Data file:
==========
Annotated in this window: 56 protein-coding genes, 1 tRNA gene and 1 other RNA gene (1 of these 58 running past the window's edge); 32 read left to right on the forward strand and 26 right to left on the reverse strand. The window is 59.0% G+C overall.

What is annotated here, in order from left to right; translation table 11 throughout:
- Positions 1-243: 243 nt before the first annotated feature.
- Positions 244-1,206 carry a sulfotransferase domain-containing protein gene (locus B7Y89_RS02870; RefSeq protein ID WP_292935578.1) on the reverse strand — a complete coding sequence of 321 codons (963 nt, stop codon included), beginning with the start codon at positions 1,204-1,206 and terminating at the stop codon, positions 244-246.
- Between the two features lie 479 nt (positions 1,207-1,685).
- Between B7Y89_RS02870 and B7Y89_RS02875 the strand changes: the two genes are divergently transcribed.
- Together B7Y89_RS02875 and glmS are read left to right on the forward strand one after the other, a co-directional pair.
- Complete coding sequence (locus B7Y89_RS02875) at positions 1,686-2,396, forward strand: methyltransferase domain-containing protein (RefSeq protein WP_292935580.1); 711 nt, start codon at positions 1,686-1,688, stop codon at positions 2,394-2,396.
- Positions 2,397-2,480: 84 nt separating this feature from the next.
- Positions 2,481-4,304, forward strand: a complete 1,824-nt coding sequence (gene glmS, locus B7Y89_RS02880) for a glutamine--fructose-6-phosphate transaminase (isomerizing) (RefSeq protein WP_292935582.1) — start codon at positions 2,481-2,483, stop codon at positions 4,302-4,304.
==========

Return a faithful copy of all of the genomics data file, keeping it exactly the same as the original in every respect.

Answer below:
Annotated in this window: 56 protein-coding genes, 1 tRNA gene and 1 other RNA gene (1 of these 58 running past the window's edge); 32 read left to right on the forward strand and 26 right to left on the reverse strand. The window is 59.0% G+C overall.

What is annotated here, in order from left to right; translation table 11 throughout:
- Positions 1-243: 243 nt before the first annotated feature.
- Positions 244-1,206 carry a sulfotransferase domain-containing protein gene (locus B7Y89_RS02870; RefSeq protein ID WP_292935578.1) on the reverse strand — a complete coding sequence of 321 codons (963 nt, stop codon included), beginning with the start codon at positions 1,204-1,206 and terminating at the stop codon, positions 244-246.
- Between the two features lie 479 nt (positions 1,207-1,685).
- Between B7Y89_RS02870 and B7Y89_RS02875 the strand changes: the two genes are divergently transcribed.
- Together B7Y89_RS02875 and glmS are read left to right on the forward strand one after the other, a co-directional pair.
- Complete coding sequence (locus B7Y89_RS02875) at positions 1,686-2,396, forward strand: methyltransferase domain-containing protein (RefSeq protein WP_292935580.1); 711 nt, start codon at positions 1,686-1,688, stop codon at positions 2,394-2,396.
- Positions 2,397-2,480: 84 nt separating this feature from the next.
- Positions 2,481-4,304, forward strand: a complete 1,824-nt coding sequence (gene glmS, locus B7Y89_RS02880) for a glutamine--fructose-6-phosphate transaminase (isomerizing) (RefSeq protein WP_292935582.1) — start codon at positions 2,481-2,483, stop codon at positions 4,302-4,304.